Service Line Update: ARRIVE Trial Published

Premier Pulse     October 2018

The ARRIVE trial, a randomized trial of induction of labor versus expectant management of first-time mothers at term, was completed in 2017, and the results were recently published in the New England Journal of Medicine. Many of the women enrolled in the study were local, due to Miami Valley Hospital being a research site of the Eunice Kennedy Shriver National Institute of Child Health and Human Development’s Maternal-Fetal Medicine Unit (MFMU). Therefore, this study is more likely to be generalizable to our local population.

The primary outcome of the study was a composite of adverse perinatal outcomes that were not different between the two groups. Secondary outcomes were significant for a lower frequency of cesarean delivery (18.6 percent vs. 22.2 percent), hypertensive disorders of pregnancy (9.1 percent vs. 14.1 percent), and respiratory support among newborns (3 percent vs. 4 percent) in the induction of labor group. The results of this study directly contradict the obstetrical dogma that induction of labor in nulliparous women increases the individual woman’s risk for cesarean delivery. The American College of Obstetricians and Gynecologists and the Society for Maternal-Fetal Medicine reviewed the published results and concluded in a joint statement that “it is reasonable for obstetric care providers to offer an induction of labor to low risk women” who meet criteria used for the study inclusion (nulliparous, 39 weeks, absence of medical and obstetrical complications).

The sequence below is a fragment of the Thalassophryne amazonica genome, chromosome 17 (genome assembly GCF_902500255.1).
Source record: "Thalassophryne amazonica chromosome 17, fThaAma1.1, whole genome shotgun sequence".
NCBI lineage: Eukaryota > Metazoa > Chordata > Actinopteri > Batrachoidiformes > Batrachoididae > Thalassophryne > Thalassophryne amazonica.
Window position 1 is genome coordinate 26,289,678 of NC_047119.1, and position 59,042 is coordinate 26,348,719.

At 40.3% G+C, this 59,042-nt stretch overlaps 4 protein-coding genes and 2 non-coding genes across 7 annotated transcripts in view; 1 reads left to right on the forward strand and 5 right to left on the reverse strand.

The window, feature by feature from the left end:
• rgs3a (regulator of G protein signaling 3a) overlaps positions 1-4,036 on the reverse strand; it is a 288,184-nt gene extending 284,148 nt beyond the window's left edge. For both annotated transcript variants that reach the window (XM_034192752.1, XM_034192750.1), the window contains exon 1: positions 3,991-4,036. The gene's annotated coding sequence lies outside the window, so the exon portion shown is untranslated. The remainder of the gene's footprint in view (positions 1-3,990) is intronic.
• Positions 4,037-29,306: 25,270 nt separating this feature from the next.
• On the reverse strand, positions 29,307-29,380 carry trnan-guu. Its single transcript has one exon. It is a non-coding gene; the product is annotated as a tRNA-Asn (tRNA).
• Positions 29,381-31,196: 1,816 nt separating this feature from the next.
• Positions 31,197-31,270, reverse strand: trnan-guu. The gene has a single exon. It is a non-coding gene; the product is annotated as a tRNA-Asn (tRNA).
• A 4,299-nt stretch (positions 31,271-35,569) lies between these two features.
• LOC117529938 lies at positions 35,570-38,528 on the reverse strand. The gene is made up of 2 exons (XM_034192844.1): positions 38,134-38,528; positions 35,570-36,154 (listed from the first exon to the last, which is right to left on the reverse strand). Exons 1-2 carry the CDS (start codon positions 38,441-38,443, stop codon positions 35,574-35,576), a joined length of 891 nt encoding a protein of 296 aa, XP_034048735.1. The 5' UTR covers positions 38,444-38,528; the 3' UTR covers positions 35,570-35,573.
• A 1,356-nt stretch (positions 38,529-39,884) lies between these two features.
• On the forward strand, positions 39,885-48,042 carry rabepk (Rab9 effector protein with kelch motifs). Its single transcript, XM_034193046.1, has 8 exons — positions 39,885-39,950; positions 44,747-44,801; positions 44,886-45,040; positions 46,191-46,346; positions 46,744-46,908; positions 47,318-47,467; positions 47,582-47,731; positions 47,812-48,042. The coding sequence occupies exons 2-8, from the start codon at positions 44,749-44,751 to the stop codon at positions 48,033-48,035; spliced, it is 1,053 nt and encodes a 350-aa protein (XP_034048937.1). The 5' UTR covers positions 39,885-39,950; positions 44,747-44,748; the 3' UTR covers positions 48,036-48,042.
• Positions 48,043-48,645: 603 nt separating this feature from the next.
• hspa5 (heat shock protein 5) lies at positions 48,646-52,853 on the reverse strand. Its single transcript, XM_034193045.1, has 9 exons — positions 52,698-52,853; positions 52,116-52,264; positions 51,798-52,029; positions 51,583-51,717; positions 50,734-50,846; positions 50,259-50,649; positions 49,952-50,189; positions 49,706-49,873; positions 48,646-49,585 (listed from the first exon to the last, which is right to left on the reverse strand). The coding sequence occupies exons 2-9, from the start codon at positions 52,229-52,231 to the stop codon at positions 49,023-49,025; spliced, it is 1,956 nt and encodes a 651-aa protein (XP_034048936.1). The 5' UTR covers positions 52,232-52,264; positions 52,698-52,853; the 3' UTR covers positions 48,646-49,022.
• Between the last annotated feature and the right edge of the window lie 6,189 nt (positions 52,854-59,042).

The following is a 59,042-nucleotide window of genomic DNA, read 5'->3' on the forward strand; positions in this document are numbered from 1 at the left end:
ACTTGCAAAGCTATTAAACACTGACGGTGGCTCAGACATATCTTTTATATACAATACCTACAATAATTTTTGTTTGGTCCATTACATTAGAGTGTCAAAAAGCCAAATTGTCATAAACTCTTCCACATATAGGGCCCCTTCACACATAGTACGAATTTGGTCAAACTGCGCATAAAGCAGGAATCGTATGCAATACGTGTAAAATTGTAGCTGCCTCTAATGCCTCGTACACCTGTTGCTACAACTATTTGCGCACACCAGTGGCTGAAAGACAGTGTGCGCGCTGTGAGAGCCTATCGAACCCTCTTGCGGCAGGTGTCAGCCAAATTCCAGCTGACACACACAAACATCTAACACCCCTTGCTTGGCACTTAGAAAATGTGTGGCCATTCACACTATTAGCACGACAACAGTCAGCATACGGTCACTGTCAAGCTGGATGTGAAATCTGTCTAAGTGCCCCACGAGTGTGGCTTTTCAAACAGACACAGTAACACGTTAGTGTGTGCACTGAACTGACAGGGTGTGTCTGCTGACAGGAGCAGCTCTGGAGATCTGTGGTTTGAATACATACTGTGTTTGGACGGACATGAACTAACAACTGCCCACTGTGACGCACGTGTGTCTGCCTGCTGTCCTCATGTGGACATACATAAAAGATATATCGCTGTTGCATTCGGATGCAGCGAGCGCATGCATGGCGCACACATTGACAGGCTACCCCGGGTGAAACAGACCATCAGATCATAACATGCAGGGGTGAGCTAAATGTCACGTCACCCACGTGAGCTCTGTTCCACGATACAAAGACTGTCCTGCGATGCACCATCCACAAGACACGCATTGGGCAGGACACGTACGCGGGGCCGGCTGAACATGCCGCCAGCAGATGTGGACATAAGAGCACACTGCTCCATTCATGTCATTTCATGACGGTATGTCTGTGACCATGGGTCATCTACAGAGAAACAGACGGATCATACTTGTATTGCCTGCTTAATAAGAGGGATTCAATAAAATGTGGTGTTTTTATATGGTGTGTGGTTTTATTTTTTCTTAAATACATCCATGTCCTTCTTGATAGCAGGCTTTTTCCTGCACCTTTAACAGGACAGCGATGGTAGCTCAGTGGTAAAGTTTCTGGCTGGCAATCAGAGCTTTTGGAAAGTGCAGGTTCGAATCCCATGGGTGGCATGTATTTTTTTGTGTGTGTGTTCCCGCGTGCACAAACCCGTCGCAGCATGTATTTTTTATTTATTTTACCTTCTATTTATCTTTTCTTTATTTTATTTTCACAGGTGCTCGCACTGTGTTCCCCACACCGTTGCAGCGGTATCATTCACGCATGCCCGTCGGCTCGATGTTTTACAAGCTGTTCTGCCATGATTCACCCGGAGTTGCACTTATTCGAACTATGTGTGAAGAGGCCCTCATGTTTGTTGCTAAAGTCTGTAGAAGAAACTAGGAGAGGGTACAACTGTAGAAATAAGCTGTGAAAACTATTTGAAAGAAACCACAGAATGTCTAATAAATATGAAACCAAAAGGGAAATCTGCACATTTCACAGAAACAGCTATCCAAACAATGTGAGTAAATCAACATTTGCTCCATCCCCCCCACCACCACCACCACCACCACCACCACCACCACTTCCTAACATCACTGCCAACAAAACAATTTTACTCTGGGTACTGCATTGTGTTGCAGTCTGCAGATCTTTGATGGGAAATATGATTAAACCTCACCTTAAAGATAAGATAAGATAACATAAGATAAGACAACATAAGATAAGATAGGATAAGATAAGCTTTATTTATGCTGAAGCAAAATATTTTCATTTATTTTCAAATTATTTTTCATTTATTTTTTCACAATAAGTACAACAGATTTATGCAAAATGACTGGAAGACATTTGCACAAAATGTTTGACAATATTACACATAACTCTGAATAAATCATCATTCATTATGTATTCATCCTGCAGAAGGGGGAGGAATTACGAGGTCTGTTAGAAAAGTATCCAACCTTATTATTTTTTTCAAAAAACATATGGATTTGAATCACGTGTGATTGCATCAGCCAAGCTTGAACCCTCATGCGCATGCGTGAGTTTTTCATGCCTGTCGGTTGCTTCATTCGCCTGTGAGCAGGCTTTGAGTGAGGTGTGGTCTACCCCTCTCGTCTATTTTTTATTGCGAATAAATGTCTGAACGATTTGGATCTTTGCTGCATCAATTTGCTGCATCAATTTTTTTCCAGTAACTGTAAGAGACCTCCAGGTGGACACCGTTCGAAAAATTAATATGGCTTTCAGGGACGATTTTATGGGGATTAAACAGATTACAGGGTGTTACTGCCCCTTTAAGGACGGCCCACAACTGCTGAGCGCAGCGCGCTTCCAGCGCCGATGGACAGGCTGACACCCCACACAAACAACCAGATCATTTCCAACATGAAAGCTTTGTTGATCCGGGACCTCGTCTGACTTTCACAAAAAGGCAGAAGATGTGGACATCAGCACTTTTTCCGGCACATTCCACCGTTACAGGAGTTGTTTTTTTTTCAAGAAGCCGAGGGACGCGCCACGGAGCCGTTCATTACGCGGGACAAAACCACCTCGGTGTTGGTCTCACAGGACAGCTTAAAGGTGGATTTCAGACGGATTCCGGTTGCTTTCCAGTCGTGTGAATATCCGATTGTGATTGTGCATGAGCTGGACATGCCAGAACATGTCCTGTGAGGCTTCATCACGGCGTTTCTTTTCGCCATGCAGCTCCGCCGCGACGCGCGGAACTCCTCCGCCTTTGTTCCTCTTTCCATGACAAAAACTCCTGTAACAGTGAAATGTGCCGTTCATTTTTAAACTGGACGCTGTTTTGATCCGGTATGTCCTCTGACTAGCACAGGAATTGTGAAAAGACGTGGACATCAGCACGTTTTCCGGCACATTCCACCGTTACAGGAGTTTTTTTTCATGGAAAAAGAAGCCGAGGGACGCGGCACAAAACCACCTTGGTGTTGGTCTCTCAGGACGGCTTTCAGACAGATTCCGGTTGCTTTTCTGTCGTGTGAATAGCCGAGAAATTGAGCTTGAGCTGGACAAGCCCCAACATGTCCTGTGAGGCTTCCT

Thank you to the physicians and midwives who have generously allowed us to enroll their patients in the ARRIVE study, and other MFMU studies. Current MFMU studies include a randomized trial of prophylactic tranexamic acid after cesarean to reduce hemorrhage, a randomized trial of medical treatment of mild chronic hypertension in pregnancy, randomized trials of the Arabin pessary for asymptomatic short cervix in twins and singletons for the prevention of preterm birth, and a randomized trial of CPAP to prevent hypertensive diseases of pregnancy in women with mild or moderate obstructive sleep apnea.

David McKenna, MD, is the principal investigator; Samantha Wiegand, MD, is the co-investigator; and Kaye Snow, RN, BSN, C-EFM, is the nurse research coordinator for the MFMU studies at Miami Valley Hospital. Please feel free to contact them at (937) 208-2411 or by email if you would like to enroll a patient, or if you have any questions.


ARRIVE Trial: N Engl J Med 2018; 379:513-23  
ACOG and SMFM statement 

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